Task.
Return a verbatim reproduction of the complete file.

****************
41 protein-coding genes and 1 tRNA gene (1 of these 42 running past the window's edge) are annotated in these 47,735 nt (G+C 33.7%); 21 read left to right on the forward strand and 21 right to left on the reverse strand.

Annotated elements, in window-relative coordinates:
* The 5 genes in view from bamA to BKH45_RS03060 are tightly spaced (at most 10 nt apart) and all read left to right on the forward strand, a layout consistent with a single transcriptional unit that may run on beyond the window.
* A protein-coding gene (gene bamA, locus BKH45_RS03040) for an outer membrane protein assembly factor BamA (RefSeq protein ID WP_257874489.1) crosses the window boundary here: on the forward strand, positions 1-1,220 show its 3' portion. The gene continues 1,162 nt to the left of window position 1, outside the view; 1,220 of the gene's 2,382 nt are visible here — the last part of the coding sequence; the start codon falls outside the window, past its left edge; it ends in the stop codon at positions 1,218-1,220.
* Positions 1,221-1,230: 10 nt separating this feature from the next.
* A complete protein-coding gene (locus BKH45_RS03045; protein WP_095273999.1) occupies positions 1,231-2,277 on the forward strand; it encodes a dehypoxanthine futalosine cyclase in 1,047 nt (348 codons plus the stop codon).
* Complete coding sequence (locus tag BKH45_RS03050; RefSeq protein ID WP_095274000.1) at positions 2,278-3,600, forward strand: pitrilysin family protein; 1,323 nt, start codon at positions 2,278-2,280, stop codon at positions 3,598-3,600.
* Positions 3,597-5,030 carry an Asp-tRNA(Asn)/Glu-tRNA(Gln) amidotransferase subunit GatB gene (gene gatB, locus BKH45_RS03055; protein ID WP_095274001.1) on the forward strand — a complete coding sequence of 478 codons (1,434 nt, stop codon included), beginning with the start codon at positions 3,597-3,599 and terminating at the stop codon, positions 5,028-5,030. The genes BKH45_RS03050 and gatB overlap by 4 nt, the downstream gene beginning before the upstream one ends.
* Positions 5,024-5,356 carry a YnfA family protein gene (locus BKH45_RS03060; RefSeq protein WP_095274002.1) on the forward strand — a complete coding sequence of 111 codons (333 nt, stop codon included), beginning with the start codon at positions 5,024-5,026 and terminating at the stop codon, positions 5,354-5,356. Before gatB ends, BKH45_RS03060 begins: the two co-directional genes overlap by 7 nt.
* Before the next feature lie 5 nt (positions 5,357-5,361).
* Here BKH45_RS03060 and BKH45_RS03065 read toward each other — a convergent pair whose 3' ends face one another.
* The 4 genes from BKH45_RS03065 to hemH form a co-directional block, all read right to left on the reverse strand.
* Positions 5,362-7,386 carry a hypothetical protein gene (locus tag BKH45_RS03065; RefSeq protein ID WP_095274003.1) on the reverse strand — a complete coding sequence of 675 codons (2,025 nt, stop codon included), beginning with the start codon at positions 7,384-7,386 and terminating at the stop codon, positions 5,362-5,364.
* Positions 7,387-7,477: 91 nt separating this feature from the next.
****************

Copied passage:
41 protein-coding genes and 1 tRNA gene (1 of these 42 running past the window's edge) are annotated in these 47,735 nt (G+C 33.7%); 21 read left to right on the forward strand and 21 right to left on the reverse strand.

Annotated elements, in window-relative coordinates:
* The 5 genes in view from bamA to BKH45_RS03060 are tightly spaced (at most 10 nt apart) and all read left to right on the forward strand, a layout consistent with a single transcriptional unit that may run on beyond the window.
* A protein-coding gene (gene bamA, locus BKH45_RS03040) for an outer membrane protein assembly factor BamA (RefSeq protein ID WP_257874489.1) crosses the window boundary here: on the forward strand, positions 1-1,220 show its 3' portion. The gene continues 1,162 nt to the left of window position 1, outside the view; 1,220 of the gene's 2,382 nt are visible here — the last part of the coding sequence; the start codon falls outside the window, past its left edge; it ends in the stop codon at positions 1,218-1,220.
* Positions 1,221-1,230: 10 nt separating this feature from the next.
* A complete protein-coding gene (locus BKH45_RS03045; protein WP_095273999.1) occupies positions 1,231-2,277 on the forward strand; it encodes a dehypoxanthine futalosine cyclase in 1,047 nt (348 codons plus the stop codon).
* Complete coding sequence (locus tag BKH45_RS03050; RefSeq protein ID WP_095274000.1) at positions 2,278-3,600, forward strand: pitrilysin family protein; 1,323 nt, start codon at positions 2,278-2,280, stop codon at positions 3,598-3,600.
* Positions 3,597-5,030 carry an Asp-tRNA(Asn)/Glu-tRNA(Gln) amidotransferase subunit GatB gene (gene gatB, locus BKH45_RS03055; protein ID WP_095274001.1) on the forward strand — a complete coding sequence of 478 codons (1,434 nt, stop codon included), beginning with the start codon at positions 3,597-3,599 and terminating at the stop codon, positions 5,028-5,030. The genes BKH45_RS03050 and gatB overlap by 4 nt, the downstream gene beginning before the upstream one ends.
* Positions 5,024-5,356 carry a YnfA family protein gene (locus BKH45_RS03060; RefSeq protein WP_095274002.1) on the forward strand — a complete coding sequence of 111 codons (333 nt, stop codon included), beginning with the start codon at positions 5,024-5,026 and terminating at the stop codon, positions 5,354-5,356. Before gatB ends, BKH45_RS03060 begins: the two co-directional genes overlap by 7 nt.
* Before the next feature lie 5 nt (positions 5,357-5,361).
* Here BKH45_RS03060 and BKH45_RS03065 read toward each other — a convergent pair whose 3' ends face one another.
* The 4 genes from BKH45_RS03065 to hemH form a co-directional block, all read right to left on the reverse strand.
* Positions 5,362-7,386 carry a hypothetical protein gene (locus tag BKH45_RS03065; RefSeq protein ID WP_095274003.1) on the reverse strand — a complete coding sequence of 675 codons (2,025 nt, stop codon included), beginning with the start codon at positions 7,384-7,386 and terminating at the stop codon, positions 5,362-5,364.
* Positions 7,387-7,477: 91 nt separating this feature from the next.